nown for his instinctively unmistakable falsetto and exceptional songwriting for big names such as Usher and Rihanna, Elijah Blake’s dreams and future aspirations aren’t tied into anyone else’s. Instead, he’s focused on his own.
The equally skilled songwriter and vocalist carefully adjusts his LED light in his cozy studio, asking for direction on his brightness ahead of his Zoom video call. The radiance bouncing from his side of the camera was indicative of his chirpy mood about the interview and the studio session scheduled later that evening with JoJo, who he calls “one of the best singers that ever lived.”
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He’s antsy about the meeting. Not only because he’s amped about what the two will create in the recording booth, but because he wants to pick her brain about her Blackground Records experience. It’s the eve of Aaliyah’s One in a Million album being made available across streaming services for the first time, making the conversation less intrusive and more relevant. It’s all part of his recent songwriting approach, crediting a session with Mary J. Blige for this method.
“Before my session with her, I just talked to her for a long time. It didn’t hit me until five years later. ‘I was in the studio having a conversation with Mary J. Blige about her life.’ I try to do that with artists now. I take those experiences, and I incorporate them into my storytelling so that these stories or experiences don’t get lost,” Blake explains to Rated R&B.
Another thing Blake is doing more of these days is collaborating with artists. He’s never been one for features, he said a few times on the call. “I don’t like the politics that go into them,” he mentions. “I don’t like when people get on my song and talk about something completely opposite. It shows me you’re not paying attention, or you don’t respect my craft.”
Editor’s Note: The Neon Eon was pushed back. The LP is scheduled to arrive on Friday, November 5, 2021.
His position on collaborations changed with The Neon Eon, his new album out this September. Trinidad James appears on the lead single, “Dreams.” However, he wasn’t the only artist meant to have a supporting role on the tranquil track.
“It was really important for me to get SAINt JHN on ‘Dreams,’” Blake reveals. “I was excited about it, but even though it didn’t happen, Trinidad [James] was the only option. It wasn’t a plan B. The goal was to have SAINt JHN and Trinidad because I love that they both understand fashion or their art is centered around fashion.”
Blake is also rapturous about how the fashion world embraces him. It caused him and his stylist Sam Woolf, who also dresses Lizzo, Doja Cat, and Bebe Rexha, to coin the theme: disruption. He says, “If it’s a photoshoot and he’s like, ‘I don’t know.’ I’m like, ‘Now, I want to wear it because now it has to be disrupted.’ Everything in my head is like: ‘Does it cause disruption?’”
It’s also the reason why the song’s supporting video, directed by frequent collaborator Sean Alexander, attentively underlines his and James’ matchless fashion sense. “I kept telling the director, ‘I want it to look like a Queen and Slim movie,’” he details.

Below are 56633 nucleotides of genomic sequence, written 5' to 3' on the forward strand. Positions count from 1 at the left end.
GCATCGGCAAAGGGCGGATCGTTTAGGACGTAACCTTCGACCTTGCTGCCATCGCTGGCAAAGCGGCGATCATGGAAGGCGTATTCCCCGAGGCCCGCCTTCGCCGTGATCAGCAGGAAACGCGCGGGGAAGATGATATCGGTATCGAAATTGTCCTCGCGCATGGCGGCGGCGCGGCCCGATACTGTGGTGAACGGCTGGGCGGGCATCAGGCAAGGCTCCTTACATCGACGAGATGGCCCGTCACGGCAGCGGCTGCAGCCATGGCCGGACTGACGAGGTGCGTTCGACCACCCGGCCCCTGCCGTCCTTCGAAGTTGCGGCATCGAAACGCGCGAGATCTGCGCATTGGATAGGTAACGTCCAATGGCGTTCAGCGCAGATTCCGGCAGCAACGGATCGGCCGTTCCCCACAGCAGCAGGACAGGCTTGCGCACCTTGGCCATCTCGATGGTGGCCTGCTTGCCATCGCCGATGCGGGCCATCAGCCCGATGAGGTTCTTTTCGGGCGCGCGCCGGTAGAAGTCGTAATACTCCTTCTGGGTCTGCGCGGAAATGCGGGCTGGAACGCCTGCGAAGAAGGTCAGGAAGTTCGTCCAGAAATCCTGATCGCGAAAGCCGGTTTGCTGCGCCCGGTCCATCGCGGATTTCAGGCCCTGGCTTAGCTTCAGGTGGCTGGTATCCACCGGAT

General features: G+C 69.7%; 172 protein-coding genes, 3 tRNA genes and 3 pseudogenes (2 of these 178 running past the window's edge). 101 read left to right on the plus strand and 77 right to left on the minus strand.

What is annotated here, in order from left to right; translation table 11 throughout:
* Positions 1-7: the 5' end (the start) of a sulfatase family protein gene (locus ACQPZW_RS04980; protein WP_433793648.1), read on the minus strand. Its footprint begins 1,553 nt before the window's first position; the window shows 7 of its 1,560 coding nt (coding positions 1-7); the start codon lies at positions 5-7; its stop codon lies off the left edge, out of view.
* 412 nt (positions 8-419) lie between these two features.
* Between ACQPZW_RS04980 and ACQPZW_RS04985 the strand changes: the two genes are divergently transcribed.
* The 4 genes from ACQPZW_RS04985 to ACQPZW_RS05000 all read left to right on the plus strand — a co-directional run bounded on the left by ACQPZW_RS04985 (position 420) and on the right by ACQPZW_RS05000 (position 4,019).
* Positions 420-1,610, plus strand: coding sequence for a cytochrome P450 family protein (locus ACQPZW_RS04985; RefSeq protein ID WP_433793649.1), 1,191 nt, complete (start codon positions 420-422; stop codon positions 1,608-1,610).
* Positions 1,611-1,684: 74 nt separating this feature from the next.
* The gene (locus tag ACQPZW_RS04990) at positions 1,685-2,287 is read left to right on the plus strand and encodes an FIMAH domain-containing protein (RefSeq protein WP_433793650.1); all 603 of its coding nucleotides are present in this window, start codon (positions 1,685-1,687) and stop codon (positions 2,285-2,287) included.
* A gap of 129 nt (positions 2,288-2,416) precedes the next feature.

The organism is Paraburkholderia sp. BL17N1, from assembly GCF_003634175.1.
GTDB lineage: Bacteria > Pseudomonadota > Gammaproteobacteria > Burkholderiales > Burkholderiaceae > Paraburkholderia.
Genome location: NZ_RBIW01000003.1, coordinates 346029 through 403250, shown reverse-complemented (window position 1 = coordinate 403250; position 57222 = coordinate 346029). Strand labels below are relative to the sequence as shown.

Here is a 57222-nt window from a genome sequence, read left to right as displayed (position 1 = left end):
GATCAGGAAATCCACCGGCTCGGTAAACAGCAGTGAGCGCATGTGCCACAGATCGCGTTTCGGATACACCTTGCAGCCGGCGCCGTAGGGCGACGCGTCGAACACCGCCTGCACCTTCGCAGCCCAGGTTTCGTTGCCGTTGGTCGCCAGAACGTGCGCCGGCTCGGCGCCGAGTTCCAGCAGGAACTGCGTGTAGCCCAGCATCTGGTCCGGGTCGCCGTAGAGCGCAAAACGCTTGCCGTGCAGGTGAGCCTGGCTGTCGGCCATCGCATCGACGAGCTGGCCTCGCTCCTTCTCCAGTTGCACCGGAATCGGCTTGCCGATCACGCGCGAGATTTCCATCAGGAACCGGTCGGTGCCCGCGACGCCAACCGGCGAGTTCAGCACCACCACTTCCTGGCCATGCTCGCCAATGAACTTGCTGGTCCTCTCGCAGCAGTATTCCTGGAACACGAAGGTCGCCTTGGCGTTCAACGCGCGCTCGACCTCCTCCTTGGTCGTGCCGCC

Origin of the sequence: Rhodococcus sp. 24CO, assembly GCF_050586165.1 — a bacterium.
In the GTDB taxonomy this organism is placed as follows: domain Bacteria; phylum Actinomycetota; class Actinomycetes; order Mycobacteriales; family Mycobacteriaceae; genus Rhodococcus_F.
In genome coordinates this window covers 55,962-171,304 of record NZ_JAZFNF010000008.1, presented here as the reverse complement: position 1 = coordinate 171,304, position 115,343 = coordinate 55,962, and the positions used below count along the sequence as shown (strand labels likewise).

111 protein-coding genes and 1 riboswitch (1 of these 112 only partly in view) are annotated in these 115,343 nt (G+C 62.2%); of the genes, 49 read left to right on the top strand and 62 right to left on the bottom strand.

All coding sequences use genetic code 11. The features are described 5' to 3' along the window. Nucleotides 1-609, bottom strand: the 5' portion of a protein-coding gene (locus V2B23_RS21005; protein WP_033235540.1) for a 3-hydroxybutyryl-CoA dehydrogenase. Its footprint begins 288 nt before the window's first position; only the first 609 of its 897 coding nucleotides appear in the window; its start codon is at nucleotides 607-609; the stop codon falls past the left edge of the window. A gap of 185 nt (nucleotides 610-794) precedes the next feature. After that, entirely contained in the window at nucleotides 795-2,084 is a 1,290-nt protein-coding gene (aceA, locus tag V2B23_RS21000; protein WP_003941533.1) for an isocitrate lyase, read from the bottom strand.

In Rated R&B’s interview with Elijah Blake, he talks more about The Neon Eon, how Prince’s defiance struck a chord within his own artistry, his experience on BET Presents: The Encore, and more.
Your new single “Dreams” is out now, and it features Trinidad James. What’s the story behind the song?
The producer Killah B (Brian Vincent Bates), who also did “Positions” with Ariana Grande, was like, “I didn’t know how young you were because of your voice.” I guess because the artists I listen to are like Donny Hathaway and more old-school type of artists. He was like, “I wanna take that direction with this album. So sonically, how can we bring those two worlds together?” I was like, “Let’s do a record that sounds like Marvin Gaye was trapping out the bando (laughs),” but I croon the whole way through the record and brings those two worlds together. It still feels young and fresh because of the tempo and the cadences, but the integrity, vibrato, and vocals stay consistent throughout the record.
You sing, “You don’t need your wings to learn how to fly.” Can you elaborate on this line and how it relates to your journey?
I had so many fears in the music industry because of different management companies, different label situations that I wouldn’t even allow myself to experiment. I was so afraid of the outcome not going well. And now I’m learning that’s flying, taking that chance, and creating something that makes you anxious and makes you nervous. That’s art. You’re not doing it the safe way. It’s a little boring, especially now in a time when anybody can do music. Anybody can get a Pro Tools and get some Auto-Tune. [But] what are you really speaking on? What are you touching on? What is the uncomfortable subject matter that’s going to make you stick out from the multitude of different artists that are coming out every day?